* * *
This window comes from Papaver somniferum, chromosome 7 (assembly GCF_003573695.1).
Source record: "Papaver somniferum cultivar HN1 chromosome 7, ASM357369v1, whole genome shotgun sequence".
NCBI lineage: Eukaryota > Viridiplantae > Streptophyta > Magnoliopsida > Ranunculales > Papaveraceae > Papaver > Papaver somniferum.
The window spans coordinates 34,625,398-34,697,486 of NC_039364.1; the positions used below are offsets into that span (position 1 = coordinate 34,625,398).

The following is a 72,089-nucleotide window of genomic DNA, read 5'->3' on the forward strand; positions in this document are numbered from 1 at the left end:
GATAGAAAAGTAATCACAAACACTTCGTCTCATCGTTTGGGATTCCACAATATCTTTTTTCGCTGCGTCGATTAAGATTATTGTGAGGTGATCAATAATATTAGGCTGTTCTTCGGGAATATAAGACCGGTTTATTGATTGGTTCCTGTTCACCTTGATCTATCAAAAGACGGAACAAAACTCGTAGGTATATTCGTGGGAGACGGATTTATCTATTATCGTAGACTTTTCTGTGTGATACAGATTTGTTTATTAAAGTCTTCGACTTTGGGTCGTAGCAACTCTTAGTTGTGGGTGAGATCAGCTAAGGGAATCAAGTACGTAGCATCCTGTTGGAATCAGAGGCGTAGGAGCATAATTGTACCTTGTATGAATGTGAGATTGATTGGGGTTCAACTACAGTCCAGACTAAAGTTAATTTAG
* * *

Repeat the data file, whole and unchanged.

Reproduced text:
This window comes from Papaver somniferum, chromosome 7 (assembly GCF_003573695.1).
Source record: "Papaver somniferum cultivar HN1 chromosome 7, ASM357369v1, whole genome shotgun sequence".
NCBI lineage: Eukaryota > Viridiplantae > Streptophyta > Magnoliopsida > Ranunculales > Papaveraceae > Papaver > Papaver somniferum.
The window spans coordinates 34,625,398-34,697,486 of NC_039364.1; the positions used below are offsets into that span (position 1 = coordinate 34,625,398).

The following is a 72,089-nucleotide window of genomic DNA, read 5'->3' on the forward strand; positions in this document are numbered from 1 at the left end:
GATAGAAAAGTAATCACAAACACTTCGTCTCATCGTTTGGGATTCCACAATATCTTTTTTCGCTGCGTCGATTAAGATTATTGTGAGGTGATCAATAATATTAGGCTGTTCTTCGGGAATATAAGACCGGTTTATTGATTGGTTCCTGTTCACCTTGATCTATCAAAAGACGGAACAAAACTCGTAGGTATATTCGTGGGAGACGGATTTATCTATTATCGTAGACTTTTCTGTGTGATACAGATTTGTTTATTAAAGTCTTCGACTTTGGGTCGTAGCAACTCTTAGTTGTGGGTGAGATCAGCTAAGGGAATCAAGTACGTAGCATCCTGTTGGAATCAGAGGCGTAGGAGCATAATTGTACCTTGTATGAATGTGAGATTGATTGGGGTTCAACTACAGTCCAGACTAAAGTTAATTTAG